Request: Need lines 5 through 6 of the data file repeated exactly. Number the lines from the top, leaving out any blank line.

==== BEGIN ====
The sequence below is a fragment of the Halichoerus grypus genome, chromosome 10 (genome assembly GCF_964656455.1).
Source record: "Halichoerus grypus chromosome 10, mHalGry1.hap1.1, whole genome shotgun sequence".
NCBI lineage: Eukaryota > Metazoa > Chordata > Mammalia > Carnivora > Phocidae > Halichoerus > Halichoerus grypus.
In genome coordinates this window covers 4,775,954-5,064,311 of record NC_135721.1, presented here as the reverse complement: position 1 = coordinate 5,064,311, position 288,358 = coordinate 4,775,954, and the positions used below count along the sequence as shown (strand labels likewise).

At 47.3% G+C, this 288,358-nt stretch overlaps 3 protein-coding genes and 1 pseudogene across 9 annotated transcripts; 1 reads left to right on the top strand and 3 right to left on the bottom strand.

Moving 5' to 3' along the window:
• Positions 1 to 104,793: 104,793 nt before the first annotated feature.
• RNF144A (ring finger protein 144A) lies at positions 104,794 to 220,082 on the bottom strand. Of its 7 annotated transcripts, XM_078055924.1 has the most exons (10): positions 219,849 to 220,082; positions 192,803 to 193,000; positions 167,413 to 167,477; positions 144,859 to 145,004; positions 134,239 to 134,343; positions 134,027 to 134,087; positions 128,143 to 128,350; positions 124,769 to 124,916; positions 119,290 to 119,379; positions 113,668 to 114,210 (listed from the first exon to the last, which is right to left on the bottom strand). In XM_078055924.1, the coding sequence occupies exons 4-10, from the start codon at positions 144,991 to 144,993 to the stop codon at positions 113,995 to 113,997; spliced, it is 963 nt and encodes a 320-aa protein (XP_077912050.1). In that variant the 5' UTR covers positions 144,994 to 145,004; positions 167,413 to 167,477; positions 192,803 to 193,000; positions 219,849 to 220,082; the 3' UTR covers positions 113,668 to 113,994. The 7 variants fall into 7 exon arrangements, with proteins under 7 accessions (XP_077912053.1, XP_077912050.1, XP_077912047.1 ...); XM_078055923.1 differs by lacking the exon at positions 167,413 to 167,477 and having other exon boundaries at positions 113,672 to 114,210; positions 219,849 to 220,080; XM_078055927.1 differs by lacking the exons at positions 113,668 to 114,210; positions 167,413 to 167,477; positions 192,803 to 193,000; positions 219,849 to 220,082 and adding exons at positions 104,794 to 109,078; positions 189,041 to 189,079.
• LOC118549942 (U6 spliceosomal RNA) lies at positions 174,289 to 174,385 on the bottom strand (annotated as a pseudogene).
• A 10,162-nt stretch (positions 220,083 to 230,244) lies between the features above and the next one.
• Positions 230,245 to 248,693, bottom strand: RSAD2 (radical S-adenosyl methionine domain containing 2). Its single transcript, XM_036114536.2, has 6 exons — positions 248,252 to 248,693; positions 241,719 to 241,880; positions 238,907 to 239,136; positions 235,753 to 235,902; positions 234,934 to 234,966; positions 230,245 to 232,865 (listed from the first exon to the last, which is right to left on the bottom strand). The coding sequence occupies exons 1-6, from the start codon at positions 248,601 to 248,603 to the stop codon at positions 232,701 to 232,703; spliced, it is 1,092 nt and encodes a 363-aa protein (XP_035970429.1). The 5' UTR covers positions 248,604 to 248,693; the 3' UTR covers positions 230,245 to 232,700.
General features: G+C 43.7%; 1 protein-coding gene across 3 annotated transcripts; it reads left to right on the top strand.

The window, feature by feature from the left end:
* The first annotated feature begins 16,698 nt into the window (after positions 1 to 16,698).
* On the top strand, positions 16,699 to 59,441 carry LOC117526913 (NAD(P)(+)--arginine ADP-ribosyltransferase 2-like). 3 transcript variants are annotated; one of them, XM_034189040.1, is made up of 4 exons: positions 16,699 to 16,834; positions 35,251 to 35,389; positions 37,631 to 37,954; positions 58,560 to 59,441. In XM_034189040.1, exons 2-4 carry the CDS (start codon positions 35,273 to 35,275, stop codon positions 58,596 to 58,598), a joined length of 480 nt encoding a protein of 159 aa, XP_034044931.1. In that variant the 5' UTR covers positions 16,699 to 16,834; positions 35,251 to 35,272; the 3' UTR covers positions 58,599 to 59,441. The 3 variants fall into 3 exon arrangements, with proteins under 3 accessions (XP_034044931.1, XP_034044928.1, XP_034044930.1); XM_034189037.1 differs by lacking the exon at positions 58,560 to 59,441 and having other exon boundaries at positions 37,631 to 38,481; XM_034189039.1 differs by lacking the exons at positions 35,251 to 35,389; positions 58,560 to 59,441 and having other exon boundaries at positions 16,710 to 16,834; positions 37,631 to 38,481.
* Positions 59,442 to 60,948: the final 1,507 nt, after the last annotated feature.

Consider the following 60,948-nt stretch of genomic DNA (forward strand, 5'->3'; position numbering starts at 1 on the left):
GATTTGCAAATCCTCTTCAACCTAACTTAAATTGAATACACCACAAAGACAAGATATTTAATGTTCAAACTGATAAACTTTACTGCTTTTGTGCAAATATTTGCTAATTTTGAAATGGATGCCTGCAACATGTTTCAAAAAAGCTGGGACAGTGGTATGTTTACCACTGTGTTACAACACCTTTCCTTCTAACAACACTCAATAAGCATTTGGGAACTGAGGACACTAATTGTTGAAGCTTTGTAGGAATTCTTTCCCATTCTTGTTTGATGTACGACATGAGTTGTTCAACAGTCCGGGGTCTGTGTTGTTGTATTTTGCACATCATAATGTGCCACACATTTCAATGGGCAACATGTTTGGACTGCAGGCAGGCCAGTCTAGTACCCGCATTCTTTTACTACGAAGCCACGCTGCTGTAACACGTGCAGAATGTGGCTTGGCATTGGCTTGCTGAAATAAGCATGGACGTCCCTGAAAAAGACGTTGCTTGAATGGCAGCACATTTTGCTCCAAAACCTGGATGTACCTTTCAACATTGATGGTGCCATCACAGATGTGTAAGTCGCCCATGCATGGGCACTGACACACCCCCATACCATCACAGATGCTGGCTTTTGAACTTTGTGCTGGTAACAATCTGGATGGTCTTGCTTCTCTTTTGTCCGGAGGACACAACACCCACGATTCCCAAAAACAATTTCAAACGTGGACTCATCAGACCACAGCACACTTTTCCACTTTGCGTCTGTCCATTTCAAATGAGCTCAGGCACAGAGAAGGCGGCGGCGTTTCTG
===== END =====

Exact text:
At 47.3% G+C, this 288,358-nt stretch overlaps 3 protein-coding genes and 1 pseudogene across 9 annotated transcripts; 1 reads left to right on the top strand and 3 right to left on the bottom strand.

Moving 5' to 3' along the window: